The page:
Love on the Rocks
Oregon coast makes lovers of us all
When I was young, I loved listening to records; so much so that breaking the needle was a regular mishap at our house — one that was never fun to report to Dad.
In the cabinet, there were all kinds of music, from Neil Diamond to “Grease” to kids’ albums I now play for my little boy — Tom T. Hall’s “I Love” was my favorite.
Among my family’s collection was “The Sea,” a 1967 collaboration among composer Anita Kerr, The San Sebastian Strings and poet Rod McKuen. It was my mom’s from her college days, now passed down for our own listening discovery.
Best described as spoken word set to moody music and, of course, the sound of waves, this record was my first introduction to the sea. Growing up in Kansas, we were 600-plus miles away from the nearest beach; and being one of five kids, we never expected oceanside vacations.
“The Sea” made the real one seem mysterious, dramatic and especially romantic. McKuen’s verse had this land-locked girl thinking the ocean was full of magic, with couples embracing all over its sandy beaches.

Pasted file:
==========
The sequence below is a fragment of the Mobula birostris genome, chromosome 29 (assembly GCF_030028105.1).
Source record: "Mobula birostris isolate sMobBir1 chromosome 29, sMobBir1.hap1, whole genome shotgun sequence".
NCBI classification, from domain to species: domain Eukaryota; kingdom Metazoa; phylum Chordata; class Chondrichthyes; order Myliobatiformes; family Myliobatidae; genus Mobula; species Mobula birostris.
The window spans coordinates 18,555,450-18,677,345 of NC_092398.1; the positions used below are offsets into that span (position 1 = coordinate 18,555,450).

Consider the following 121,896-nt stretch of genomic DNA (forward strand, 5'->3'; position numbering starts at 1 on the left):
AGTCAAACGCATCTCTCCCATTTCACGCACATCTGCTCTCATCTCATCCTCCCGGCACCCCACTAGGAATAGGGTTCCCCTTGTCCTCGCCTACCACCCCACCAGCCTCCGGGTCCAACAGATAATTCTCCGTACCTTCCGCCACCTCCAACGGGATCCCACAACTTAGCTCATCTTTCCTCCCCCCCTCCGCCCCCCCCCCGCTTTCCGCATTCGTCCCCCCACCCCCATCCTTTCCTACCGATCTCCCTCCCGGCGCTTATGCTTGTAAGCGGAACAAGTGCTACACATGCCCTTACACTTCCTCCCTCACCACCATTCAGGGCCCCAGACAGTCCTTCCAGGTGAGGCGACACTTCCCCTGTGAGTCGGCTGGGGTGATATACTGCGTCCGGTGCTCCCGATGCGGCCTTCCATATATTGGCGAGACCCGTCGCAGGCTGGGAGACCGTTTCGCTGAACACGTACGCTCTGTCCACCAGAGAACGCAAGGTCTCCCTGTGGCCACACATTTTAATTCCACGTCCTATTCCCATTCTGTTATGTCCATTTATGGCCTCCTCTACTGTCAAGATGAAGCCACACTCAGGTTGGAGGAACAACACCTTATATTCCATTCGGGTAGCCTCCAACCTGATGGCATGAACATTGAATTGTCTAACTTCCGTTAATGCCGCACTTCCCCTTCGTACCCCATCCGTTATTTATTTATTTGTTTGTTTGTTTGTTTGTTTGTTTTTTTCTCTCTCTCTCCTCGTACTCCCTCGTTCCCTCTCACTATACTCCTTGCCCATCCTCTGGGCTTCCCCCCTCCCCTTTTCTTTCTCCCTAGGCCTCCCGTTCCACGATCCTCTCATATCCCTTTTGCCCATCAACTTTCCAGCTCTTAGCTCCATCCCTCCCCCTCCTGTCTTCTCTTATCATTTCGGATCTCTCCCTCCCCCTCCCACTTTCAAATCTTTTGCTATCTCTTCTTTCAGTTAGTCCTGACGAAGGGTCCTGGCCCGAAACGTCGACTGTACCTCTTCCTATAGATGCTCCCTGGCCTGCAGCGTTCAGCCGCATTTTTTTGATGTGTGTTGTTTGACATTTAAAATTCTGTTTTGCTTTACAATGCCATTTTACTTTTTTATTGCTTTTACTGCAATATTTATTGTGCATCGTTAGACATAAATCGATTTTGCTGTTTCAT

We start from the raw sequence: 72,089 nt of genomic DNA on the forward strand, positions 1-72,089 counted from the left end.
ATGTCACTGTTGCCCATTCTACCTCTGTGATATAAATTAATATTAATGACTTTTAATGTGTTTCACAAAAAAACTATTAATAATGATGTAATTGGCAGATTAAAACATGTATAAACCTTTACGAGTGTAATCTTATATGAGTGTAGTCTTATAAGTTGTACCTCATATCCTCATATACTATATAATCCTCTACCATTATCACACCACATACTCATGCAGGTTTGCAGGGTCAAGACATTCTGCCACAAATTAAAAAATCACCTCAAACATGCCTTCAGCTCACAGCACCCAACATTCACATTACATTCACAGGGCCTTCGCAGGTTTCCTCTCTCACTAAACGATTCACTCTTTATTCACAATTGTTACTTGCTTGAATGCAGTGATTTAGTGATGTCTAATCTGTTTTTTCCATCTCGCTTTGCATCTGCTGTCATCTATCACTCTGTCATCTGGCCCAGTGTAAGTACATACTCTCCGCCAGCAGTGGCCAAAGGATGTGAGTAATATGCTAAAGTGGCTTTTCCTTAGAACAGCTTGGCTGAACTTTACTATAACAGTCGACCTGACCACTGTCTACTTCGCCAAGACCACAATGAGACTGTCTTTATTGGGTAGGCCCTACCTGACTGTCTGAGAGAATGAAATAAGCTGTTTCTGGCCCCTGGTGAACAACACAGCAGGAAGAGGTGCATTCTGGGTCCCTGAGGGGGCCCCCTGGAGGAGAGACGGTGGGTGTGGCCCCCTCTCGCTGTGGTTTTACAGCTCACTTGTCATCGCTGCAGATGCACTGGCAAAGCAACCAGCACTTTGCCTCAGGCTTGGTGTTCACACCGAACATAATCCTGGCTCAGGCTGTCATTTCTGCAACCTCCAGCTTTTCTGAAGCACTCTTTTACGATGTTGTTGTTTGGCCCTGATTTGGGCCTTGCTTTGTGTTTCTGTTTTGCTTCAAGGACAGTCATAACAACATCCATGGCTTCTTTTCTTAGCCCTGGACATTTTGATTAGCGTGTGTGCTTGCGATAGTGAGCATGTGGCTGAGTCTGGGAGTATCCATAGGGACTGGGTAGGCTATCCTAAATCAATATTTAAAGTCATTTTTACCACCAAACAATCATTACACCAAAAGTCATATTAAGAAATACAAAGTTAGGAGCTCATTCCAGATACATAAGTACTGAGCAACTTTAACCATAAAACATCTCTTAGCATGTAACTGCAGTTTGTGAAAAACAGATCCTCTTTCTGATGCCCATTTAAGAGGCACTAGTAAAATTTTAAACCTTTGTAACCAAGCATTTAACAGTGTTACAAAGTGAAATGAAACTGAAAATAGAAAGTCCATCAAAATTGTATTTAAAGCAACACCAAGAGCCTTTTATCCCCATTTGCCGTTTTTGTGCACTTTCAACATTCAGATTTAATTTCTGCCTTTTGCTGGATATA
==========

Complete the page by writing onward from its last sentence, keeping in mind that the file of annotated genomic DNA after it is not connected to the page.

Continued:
As an adult, and one who now lives an hour from the coast, I realize its charm and romance does not disappoint.
O.K., maybe just a little.
Let me explain. The water here is cold, around 30 to 40°F — even colder in the winter. Swimming, let alone getting wet, for most sane people is not appealing, thus the famous scene in “From Here to Eternity” is not going to happen — like I would be caught rolling around in the sand anyway.
Instead, here in Oregon, lovers hold hands, walk the coastline and snuggle by bonfires — really, I prefer this kind of romance over the Hollywood version any day.
I think McKuen would agree that the ocean’s mystery and sublimity is what makes it romantic and that Oregon’s coast is exceptionally poetic.
Add fine wine and unforgettable food, and watch the romance turn into a lifelong love affair.